Efficacy and safety of recombinant human follicle-stimulating hormone in men with isolated hypogonadotropic hypogonadism.

Centre for Neuro-endocrinology, Royal Free Hospital, London, United Kingdom.
Fertility and Sterility (Impact Factor: 4.17). 02/2002; 77(2):270-3. DOI: 10.1016/S0015-0282(01)02973-9
Source: PubMed

ABSTRACT To assess the efficacy and safety of recombinant human follicle-stimulating hormone (rhFSH; follitropin alpha) in increasing sperm concentration in 26 men with severe isolated hypogonadotropic hypogonadism (IHH).
Clinical and endocrine studies using an open design.
Six university clinical sites in three European countries.
Azoospermatic patients aged 16 to 48 years with IHH.
Patients received hCG for up to 6 months before 18 months of treatment with rhFSH. Sperm count, motility, and morphology were assessed every 3 months.
Achievement of a sperm concentration of 1.5 x 10(6)/mL.
Spermatogenesis was achieved in 15 of 19 patients who could be evaluated, 12 achieving a sperm concentration of > or =1.5 x 10(6)/mL.
With hCG, rhFSH is effective in initiating spermatogenesis in patients with IHH, and is well tolerated.

  • [Show abstract] [Hide abstract]
    ABSTRACT: A bull was referred for a progressive oligoasthenotheratozoospermia that resulted in a unsuitable seminal quality for the cryopreservation. Breeding soundness evaluation results suggested gonadal dysfunction. Because of the lack of normal ranges for these hormones in the bull, in this study, the hypogonadism and the site of the dysfunction (hypothalamus) were diagnosed by the gonadotropin-releasing hormone (GnRH) stimulation test. The evaluation of pituitary and testicular responsiveness by a GnRH stimulating test revealed a responsiveness of the pituitary and testis, thus a secondary hypogonadism (hypothalamic hypogonadism) was postulated and a therapeutic approach based on the subcutaneous administration of GnRH analog was attempted. An increase in semen volume, concentration and sperm characteristics were detected 9 weeks after the start of the treatment, corroborating the hypothalamic origin of the disease and the useful of the GnRH therapy.
    The Veterinary quarterly. 04/2012; 32(1):51-4.
  • [Show abstract] [Hide abstract]
    ABSTRACT: Congenital hypogonadotropic hypogonadism (CHH) causes pubertal failure and infertility in both women and men due to partial or total secretory failure of the two pituitary gonadotropins lutropin (LH) and follitropin (FSH) during periods of physiological activation of the gonadotropic axis. Men and women with CHH frequently seek treatment for infertility after hypogonadism therapy. Some etiologies, such as autosomal dominant or X-linked Kallmann syndrome, raise the question of hereditary transmission, leading to increasing demands for genetic counseling and monitoring of medically assisted pregnancies. Diagnosis and treatment of newborn boys is, therefore, becoming an increasingly important issue. In male individuals with complete forms of CHH, the antenatal and neonatal gonadotropin deficit leads to formation of a micropenis and cryptorchidism, which could undermine future sexual and reproductive functions. Standard treatments, usually started after the age of puberty, often only partially correct the genital abnormalities and spermatogenesis. The aim of this Review is to examine the possible additional benefits of neonatal gonadotropin therapy in male patients with CHH. Encouraging results of neonatal therapy, together with a few reports of prepubertal treatment, support the use of this novel therapeutic strategy aimed at improving sexual and reproductive functions in adulthood.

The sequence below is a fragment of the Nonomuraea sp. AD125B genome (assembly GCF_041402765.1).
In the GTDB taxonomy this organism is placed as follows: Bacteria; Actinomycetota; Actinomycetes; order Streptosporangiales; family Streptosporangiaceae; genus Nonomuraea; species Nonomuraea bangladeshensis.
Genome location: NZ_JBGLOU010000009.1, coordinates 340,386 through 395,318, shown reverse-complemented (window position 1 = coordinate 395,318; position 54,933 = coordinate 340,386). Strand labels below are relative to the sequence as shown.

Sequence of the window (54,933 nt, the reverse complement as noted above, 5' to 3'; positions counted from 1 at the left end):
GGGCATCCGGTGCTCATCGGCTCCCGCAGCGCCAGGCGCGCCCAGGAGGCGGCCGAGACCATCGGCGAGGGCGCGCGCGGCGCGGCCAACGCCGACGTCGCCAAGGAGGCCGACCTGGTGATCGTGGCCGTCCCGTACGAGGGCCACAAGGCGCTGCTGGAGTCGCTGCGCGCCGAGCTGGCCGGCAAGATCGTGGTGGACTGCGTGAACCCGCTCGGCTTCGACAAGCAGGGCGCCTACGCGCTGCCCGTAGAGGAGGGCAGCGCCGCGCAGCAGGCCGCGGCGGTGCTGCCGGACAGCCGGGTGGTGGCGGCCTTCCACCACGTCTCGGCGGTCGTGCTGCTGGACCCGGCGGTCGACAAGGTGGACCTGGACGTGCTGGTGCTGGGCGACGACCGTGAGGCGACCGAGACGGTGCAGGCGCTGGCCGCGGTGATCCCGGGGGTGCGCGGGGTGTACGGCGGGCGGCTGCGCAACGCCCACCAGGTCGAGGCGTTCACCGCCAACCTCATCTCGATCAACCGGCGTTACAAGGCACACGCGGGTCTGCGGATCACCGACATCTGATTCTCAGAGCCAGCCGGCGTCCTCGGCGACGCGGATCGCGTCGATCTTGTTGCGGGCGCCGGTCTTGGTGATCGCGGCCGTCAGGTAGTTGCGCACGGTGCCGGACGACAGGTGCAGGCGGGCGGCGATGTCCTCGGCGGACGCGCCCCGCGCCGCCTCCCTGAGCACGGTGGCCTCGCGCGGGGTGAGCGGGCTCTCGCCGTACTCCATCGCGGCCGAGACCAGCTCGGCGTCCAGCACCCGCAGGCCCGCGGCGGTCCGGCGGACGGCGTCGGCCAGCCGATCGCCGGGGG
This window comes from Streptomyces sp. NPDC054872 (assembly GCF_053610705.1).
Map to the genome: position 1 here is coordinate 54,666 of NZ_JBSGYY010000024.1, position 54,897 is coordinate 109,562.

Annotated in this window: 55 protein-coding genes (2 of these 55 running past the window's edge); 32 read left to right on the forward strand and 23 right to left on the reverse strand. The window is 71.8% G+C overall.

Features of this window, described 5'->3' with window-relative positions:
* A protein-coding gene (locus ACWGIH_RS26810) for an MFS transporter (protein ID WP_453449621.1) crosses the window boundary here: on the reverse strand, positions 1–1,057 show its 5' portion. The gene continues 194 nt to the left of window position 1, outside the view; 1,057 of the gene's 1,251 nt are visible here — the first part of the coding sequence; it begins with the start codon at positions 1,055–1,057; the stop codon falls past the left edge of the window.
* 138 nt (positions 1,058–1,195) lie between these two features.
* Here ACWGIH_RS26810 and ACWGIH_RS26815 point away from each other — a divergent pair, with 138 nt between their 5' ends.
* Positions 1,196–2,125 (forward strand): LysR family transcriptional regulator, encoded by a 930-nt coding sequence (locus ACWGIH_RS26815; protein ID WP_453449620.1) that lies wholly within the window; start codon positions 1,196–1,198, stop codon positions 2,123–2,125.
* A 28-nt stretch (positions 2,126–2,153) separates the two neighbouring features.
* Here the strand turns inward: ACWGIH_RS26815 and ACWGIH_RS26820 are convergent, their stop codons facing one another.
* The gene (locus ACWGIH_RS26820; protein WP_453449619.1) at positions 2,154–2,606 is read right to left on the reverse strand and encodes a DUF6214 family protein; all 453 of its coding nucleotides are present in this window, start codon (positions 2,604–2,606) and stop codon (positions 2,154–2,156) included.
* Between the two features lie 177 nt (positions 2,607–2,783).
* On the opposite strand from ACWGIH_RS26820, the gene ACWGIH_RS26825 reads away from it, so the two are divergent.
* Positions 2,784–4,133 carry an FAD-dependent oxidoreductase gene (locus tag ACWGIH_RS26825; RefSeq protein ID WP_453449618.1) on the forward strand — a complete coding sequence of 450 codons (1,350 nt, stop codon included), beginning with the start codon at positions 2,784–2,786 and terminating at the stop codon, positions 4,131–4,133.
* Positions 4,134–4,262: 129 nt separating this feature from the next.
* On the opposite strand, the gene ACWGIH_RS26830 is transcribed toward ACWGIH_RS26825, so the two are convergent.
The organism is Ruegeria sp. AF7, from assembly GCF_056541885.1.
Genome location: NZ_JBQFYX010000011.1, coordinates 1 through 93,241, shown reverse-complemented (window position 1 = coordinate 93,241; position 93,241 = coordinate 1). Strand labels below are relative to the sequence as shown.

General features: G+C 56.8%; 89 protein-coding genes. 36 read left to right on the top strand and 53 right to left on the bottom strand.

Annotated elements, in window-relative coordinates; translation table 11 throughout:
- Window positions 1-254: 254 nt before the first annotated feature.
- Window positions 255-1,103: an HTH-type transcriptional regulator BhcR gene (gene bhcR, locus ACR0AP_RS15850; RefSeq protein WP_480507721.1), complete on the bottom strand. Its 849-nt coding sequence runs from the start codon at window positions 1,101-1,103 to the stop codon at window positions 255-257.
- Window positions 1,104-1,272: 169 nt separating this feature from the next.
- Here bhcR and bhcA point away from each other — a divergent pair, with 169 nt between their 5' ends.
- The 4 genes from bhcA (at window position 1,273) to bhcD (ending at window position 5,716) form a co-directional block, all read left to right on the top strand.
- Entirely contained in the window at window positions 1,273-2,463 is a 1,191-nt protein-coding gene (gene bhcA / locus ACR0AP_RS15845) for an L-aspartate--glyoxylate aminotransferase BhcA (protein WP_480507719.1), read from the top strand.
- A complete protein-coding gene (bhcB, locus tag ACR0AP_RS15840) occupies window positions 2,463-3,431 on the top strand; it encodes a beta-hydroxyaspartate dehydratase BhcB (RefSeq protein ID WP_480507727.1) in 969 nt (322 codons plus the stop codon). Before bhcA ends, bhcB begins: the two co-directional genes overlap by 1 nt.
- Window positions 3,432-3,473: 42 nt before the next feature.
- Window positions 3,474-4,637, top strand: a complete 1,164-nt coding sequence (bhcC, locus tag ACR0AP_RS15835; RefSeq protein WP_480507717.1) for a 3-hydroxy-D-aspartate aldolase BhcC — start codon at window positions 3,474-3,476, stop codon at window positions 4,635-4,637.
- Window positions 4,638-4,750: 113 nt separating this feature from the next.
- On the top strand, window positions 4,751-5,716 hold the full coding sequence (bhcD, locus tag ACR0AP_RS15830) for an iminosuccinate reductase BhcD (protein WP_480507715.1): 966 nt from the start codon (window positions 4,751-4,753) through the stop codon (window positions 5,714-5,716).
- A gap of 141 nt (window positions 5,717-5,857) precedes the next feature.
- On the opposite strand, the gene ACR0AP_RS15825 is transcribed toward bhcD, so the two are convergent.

Nature Reviews Endocrinology 01/2011; 8(3):172-82. · 11.03 Impact Factor
  • [Show abstract] [Hide abstract]
    ABSTRACT: The aim of this study was to analyze pathophysiological changes after testicular sperm aspiration (TESA) and microsurgical epididymal sperm aspiration (MESA) procedures. Twenty four mature male Wistar albino rats with a proven breeding history, weighing approximately 200-250 gm were used for the study. Animals were randomly divided into four groups (n = 6), i.e., control, sham-control, unilateral TESA, and MESA. Using a 22G needle, the aspiration procedures were done in testis or caudal epididymis. At the end of 60 days of survival, blood samples were collected and processed for antisperm antibody detection by enzyme-linked immunosorbent assay (ELISA). After euthanasia, testes and epididymides were collected and processed for paraffin embedding. Sections were stained with hematoxylin and eosin, and TUNEL technique. Serum antisperm antibody titer significantly increased in TESA (P < 0.001) when compared to MESA. Histomorphometric analysis indicated testicular alterations in TESA and MESA, with significant damage in TESA in both testes (P < 0.001). Following the MESA procedure, ipsilateral caudal and carpus epididymis showed significant alterations (P < 0.001) and no such alterations were seen in the ipsilateral caput and intact contralateral epididymis. TUNEL staining revealed an up-regulation of apoptosis in both contra- and ipsilateral testes of TESA. Needle prick had produced drastic and irreversible alterations in testis of TESA. Ensuing processes of immunological and inflammatory reaction had the potential to disrupt spermatogenesis and increase germ cell apoptosis. However, extrapolating conclusions from the experimental model to the clinic needs to be done cautiously.
    Systems biology in reproductive medicine 06/2013; · 1.85 Impact Factor